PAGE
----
News Service



Colin Scanes, Plant Sciences Institute, (515) 294-1823
Tom Mitchell, ISU Foundation, (515) 294-4607
Teddi Barron, News Service, (515) 294-4778


AMES, Iowa -- Iowa State University will establish the Roy J. Carver Co-laboratory within its new Plant Sciences Institute with a $3 million gift.

The gift from the Roy J. Carver Charitable Trust, Muscatine, Iowa, will support the $7 million facility that will function as the center of activity for the institute.

"The Roy J. Carver Charitable Trust has long supported Iowa State University's initiatives. We are thrilled to have the Carver Trust's support for Iowa State's effort to establish one of the country's leading centers for plant science research," said ISU President Martin Jischke.

The co-laboratory will house administrative and faculty offices and laboratories for the Plant Sciences Institute. Scientists from all specializations in the institute will utilize the core technology of the Center for Plant Genomics, which will be located in the co-laboratory. The co-laboratory also will include a business incubator with laboratories for new and expanding Iowa biotechnology companies.

"The co-laboratory's focus on combining education, research and technological development accurately reflects Mr. Carver's commitment to the advancement of scientific knowledge. For this reason, we are pleased that this facility will bear Mr. Carver's name and will house the endeavors that will assist in furthering his vision," said Troy Ross, executive administrator of the Carver Trust.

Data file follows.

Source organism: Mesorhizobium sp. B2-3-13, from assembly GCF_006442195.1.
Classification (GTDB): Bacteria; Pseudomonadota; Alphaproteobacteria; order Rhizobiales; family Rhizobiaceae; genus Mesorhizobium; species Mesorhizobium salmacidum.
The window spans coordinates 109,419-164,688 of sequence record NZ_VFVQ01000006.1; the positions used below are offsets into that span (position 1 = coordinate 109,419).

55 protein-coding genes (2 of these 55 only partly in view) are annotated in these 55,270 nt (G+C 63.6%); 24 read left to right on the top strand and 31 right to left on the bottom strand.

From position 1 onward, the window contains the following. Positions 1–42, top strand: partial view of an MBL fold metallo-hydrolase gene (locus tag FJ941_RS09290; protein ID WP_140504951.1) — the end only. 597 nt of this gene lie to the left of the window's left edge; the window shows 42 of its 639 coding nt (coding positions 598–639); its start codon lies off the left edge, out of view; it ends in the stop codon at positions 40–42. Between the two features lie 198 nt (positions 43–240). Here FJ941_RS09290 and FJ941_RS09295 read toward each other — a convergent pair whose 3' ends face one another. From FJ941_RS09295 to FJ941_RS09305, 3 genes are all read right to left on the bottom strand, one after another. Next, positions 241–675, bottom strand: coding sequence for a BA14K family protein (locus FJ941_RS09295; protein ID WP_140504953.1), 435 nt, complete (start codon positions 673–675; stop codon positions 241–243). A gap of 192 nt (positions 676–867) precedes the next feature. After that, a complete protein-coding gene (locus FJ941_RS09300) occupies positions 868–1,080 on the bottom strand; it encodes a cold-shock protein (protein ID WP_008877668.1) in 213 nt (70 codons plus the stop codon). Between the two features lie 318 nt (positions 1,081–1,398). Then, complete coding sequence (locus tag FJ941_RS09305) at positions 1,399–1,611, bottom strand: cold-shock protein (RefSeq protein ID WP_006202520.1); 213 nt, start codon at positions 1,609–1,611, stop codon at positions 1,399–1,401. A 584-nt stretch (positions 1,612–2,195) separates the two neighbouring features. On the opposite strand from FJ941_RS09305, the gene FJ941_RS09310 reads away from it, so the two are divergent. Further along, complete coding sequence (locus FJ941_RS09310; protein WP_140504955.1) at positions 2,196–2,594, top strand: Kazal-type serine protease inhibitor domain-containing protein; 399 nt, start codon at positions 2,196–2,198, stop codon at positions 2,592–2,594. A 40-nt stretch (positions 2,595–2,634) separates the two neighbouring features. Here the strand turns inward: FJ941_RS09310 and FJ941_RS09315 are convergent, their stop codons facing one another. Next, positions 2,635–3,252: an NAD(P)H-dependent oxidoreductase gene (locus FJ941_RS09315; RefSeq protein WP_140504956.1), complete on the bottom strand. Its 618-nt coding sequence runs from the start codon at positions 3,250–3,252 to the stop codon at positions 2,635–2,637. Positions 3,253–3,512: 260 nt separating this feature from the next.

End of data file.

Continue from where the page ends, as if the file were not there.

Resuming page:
"The Carver Co-Laboratory will provide students, faculty, scientists and industry with an environment designed to promote interdisciplinary collaboration on leading-edge research in the fundamental plant sciences," said Colin Scanes, interim director of the Plant Sciences Institute.

"It will enable Iowa State to attract the best minds in the plant sciences."

The ISU Plant Sciences Institute consists of eight research centers that focus on a variety of areas related to the plant sciences, including bioinformatics, plant genomics, designer crops and gene research. The institute builds on Iowa State's existing strengths in plant sciences to develop world leadership in the use of biotechnology to enhance the value of crops and supply value-added plant materials to new and expanding markets.

In addition to the Carver Charitable Trust, funding sources for the co-laboratory are ISU's College of Agriculture, Department of Agronomy, Plant Sciences Institute, Agriculture Experiment Station, Office of the President, Office of the Provost, College of Engineering and ISU Research Foundation.

The Carver Charitable Trust, which is the largest private foundation in the state of Iowa, was created through the will of Roy J. Carver, a Muscatine industrialist and philanthropist who died in 1981.

With its $11 million in gifts to Iowa State, the Carver Trust is one of the largest donors in the university's history, said ISU Foundation President Tom Mitchell. The gifts have funded many of ISU's highest priorities, including the Roy J. Carver Scholarship Program. Previous Carver Trust gifts include: $1 million to the Engineering Teaching and Research Complex, $900,000 to create the Roy J. Carver Center for Biological Scanning Probe and Laser-Based Microscopy, $900,000 for development of image-guided surgery techniques, $500,000 to establish a High-Speed Communications Circuit Lab in the College of Engineering and $378,000 to retool the Undergraduate Electronic Commons in Parks Library.

Carver Trust's $3 million gift is part of the ISU Foundation's Campaign Destiny: To Become the Best, a $425-million campaign that is the largest in university history. Scheduled to end in June, the five-year campaign is raising financial resources that are critical to advancing Iowa State's aspiration to become the best land-grant university in the nation.


Iowa State homepage

University Relations,
Copyright © 1999, Iowa State University, all rights reserved